A wandering black bear has caused a stir of conversation for locals after being spotted at a Washington Road car dealership and breaking into a Columbia County home looking for a quick meal.
The Department of Natural Resources and Columbia County sheriff’s deputies were called to a home on Stardust Drive around 10 p.m. Sunday after the bear was spotted in the sunroom of a residence.
“We take it very seriously when bears enter any dwelling,” said Lee Taylor, game management regional supervisor at DNR.
Taylor said it appears the bear slipped in through a sliding glass door that had been left open in search of food but then left causing no damage to the home.
The bear has been spotted in several other locations in Richmond and Columbia counties, including being caught on camera at a car dealership on Washington Road near Warren Road.
Eloisae Patterson said she and her two sons were on their way home from Wild Wings on Washington Road about 11:20 p.m. when she got a glimpse of what she thought was a dog meandering in the parking lot of Warren Baptist Church.
But it was too big to be a dog.
“I called 911 and said that there was a bear in the church’s parking lot,” she said. “I don’t think the woman believed me at first.”
Patterson’s sons, Drue, 8, and Ian, 5, wanted to get a closer look at the woodland creature, so Patterson pulled over to watch the bear wander from the church parking lot over to a car dealership next door.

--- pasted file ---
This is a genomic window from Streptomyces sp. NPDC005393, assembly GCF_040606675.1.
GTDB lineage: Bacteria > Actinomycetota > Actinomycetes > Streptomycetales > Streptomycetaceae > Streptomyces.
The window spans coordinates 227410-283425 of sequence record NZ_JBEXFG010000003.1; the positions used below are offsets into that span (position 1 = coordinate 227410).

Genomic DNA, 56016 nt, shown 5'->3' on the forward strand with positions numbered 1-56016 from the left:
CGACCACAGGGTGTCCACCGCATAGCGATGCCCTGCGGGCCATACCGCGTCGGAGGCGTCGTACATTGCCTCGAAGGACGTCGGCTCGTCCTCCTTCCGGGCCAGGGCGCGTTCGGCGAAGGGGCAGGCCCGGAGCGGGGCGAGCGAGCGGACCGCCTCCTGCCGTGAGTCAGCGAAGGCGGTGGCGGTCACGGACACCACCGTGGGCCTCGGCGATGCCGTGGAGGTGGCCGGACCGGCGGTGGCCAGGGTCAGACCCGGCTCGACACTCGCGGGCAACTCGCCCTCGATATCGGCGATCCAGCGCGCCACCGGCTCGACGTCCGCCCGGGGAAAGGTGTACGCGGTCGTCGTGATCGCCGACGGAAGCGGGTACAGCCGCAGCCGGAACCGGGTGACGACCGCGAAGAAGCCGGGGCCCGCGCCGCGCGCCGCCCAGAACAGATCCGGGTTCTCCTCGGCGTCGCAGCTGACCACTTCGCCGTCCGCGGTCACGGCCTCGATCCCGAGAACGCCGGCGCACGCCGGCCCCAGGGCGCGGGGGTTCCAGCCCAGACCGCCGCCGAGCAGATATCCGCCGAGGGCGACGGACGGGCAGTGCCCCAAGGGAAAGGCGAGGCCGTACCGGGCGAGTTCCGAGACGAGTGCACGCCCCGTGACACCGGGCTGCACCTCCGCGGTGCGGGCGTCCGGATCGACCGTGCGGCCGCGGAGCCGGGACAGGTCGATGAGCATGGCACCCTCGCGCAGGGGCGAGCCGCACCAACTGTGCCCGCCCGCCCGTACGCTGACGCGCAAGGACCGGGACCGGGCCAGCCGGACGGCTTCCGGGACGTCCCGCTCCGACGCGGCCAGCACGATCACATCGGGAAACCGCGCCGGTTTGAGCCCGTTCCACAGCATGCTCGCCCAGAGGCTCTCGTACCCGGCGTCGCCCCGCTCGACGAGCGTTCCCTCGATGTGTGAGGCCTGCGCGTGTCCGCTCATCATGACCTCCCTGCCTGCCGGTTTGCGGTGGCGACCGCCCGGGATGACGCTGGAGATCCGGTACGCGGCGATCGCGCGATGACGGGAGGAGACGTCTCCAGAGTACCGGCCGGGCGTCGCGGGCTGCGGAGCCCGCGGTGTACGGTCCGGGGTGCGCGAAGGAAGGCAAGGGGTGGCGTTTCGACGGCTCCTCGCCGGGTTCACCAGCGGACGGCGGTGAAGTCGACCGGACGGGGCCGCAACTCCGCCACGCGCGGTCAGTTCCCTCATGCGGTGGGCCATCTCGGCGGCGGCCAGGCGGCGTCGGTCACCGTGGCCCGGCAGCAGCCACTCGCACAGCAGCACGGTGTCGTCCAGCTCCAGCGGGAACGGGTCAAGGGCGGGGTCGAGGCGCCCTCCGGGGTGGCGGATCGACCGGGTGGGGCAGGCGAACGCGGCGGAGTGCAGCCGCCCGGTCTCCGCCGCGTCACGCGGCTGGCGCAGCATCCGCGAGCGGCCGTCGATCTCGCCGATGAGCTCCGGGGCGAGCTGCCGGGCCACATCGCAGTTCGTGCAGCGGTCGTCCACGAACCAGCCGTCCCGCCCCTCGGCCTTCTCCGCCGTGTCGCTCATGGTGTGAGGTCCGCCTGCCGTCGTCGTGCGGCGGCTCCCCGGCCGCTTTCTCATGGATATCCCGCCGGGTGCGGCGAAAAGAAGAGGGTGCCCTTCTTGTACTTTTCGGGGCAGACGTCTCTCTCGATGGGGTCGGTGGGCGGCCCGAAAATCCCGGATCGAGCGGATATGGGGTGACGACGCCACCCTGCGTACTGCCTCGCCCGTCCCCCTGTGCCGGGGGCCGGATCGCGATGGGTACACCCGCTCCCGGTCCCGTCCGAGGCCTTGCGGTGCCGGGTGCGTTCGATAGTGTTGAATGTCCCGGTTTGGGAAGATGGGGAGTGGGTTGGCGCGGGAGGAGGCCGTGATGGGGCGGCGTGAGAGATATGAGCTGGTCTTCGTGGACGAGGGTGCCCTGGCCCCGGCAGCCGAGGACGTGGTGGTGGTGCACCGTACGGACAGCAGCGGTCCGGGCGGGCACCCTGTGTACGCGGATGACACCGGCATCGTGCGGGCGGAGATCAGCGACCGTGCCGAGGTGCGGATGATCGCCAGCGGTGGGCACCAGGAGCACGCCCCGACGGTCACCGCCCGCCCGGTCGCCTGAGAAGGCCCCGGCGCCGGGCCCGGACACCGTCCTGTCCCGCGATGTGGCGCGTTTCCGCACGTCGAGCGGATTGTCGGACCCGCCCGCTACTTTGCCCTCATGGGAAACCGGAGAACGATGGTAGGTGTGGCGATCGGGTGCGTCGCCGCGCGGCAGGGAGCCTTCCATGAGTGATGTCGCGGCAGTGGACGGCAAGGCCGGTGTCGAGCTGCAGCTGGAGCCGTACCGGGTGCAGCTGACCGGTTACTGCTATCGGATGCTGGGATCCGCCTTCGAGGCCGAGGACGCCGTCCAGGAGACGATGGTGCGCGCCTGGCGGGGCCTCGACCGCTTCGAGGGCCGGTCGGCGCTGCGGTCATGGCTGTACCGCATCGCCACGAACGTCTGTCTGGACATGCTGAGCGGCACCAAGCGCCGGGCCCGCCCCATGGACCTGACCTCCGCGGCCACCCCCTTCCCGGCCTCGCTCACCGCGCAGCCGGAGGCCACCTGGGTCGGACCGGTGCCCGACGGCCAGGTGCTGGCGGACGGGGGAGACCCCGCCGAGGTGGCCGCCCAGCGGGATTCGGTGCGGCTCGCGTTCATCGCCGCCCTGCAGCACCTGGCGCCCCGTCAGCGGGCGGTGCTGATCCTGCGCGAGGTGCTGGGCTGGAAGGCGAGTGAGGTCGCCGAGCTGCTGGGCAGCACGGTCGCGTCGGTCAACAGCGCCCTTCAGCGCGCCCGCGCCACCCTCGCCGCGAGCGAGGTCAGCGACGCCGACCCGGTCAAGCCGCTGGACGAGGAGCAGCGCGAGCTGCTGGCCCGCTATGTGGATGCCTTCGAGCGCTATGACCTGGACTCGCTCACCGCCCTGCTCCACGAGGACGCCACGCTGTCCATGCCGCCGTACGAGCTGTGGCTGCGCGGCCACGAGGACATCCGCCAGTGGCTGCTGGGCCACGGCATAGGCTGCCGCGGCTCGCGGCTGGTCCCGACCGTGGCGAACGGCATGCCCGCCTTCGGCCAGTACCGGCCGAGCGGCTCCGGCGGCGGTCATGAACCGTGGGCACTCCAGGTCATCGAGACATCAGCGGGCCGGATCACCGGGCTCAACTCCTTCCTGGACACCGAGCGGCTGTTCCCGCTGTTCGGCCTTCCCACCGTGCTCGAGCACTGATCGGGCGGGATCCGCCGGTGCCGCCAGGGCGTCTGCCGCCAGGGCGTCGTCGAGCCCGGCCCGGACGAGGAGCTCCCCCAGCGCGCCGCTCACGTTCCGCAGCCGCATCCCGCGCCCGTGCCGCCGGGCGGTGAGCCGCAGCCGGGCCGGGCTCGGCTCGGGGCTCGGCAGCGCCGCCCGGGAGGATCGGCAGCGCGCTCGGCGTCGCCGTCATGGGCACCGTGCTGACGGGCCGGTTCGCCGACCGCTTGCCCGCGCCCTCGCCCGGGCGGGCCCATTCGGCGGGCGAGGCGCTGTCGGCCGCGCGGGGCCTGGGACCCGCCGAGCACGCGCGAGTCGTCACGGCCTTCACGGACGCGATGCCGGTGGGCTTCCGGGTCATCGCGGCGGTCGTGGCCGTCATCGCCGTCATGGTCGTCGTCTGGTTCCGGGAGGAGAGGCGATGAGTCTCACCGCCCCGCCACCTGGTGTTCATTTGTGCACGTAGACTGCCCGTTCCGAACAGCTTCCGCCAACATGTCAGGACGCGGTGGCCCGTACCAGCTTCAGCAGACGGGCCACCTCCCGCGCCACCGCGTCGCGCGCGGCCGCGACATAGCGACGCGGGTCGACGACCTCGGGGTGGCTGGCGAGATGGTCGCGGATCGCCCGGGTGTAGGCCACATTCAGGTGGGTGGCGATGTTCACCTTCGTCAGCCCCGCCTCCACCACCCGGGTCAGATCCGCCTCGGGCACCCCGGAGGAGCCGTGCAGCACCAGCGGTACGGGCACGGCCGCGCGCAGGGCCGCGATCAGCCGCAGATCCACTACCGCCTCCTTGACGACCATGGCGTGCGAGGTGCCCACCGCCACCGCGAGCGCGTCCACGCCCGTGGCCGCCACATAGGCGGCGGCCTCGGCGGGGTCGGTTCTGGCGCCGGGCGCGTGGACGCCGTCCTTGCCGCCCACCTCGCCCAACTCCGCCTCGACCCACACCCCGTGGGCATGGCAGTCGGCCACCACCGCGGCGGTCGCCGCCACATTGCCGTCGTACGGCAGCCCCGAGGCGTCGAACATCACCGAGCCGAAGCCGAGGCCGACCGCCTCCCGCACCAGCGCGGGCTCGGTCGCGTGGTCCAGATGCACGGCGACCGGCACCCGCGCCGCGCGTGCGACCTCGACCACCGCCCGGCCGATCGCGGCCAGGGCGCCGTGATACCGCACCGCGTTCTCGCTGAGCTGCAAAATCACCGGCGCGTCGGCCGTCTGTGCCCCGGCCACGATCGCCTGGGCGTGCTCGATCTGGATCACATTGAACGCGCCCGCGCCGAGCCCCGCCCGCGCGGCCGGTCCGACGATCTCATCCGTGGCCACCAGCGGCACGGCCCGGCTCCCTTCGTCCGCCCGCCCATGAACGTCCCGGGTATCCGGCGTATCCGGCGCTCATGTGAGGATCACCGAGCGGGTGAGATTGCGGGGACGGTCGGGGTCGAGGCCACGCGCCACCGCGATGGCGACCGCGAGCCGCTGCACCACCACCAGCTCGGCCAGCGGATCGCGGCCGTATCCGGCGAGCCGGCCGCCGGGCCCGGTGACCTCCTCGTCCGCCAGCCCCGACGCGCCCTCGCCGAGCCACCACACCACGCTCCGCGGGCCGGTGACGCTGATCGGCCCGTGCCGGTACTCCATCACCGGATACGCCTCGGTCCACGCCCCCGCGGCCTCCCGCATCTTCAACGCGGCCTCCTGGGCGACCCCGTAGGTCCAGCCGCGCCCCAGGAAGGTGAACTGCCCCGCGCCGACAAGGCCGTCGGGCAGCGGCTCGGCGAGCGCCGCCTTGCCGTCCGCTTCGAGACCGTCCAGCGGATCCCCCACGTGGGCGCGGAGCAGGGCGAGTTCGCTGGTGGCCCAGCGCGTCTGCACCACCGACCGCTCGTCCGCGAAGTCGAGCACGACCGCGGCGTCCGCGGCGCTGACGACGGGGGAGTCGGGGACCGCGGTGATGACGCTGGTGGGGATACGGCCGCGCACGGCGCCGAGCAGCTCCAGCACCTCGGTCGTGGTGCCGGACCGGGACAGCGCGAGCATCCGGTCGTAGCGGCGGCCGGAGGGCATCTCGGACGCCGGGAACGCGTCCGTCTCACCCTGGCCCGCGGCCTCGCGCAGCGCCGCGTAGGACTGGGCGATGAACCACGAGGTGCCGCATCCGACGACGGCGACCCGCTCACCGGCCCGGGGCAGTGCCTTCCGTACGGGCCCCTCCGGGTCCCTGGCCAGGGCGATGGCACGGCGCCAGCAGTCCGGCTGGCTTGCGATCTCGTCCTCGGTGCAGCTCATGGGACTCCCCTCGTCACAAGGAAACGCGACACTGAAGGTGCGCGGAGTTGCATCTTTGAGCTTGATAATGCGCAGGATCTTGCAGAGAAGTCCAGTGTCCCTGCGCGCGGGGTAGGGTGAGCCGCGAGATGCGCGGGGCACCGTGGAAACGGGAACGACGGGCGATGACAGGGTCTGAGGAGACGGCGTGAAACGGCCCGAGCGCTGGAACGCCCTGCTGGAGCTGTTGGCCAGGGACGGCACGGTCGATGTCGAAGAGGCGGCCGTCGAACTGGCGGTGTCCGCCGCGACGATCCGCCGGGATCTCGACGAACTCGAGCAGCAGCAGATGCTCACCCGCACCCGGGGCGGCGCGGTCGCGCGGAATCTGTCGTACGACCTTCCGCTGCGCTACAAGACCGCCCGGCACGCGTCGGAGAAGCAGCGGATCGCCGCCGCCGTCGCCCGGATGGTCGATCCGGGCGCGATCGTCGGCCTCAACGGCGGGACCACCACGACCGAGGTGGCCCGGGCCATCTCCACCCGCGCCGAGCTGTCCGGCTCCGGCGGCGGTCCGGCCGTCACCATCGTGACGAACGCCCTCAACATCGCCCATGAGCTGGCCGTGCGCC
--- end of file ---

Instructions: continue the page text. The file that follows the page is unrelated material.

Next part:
She said the bear stood about half as tall as a car while on all fours, but seemed more worried than anything.
“It was kind of scared and drooling a little bit,” she said. “It was like it didn’t know where it was.”
The bear was last seen running down Lutheran Drive, she said.
Taylor said so far the bear does not appear to be a threat to public safety and has not displayed any nuisance behavior. The male bear has been classified as a “transient, wandering bear” that was most likely separated from other bears and will not be staying around for long. In all sightings, the bear has appeared timid and scared of humans. At this point, there are no plans to try and trap the bear.
“We try to let it find it’s own way,” Taylor said.
If the bear “gets into a situation it can’t get out of,” like getting cornered or trapped in a tree, DNR will return to trap the bear, Taylor said.
July is breeding season for bears so it isn’t uncommon to see them wandering in search for food, but DNR advises not to make the hunt easy.
“People see a bear and want to feed it like it’s Yogi,” Taylor said, “but that’s the worst thing you can do.”
Residents are advised to move all trash and pick up pet food bowls at night and not refill bird feeders in areas where the bear has been spotted.
Staff Writer Travis Highfield contributed to this report.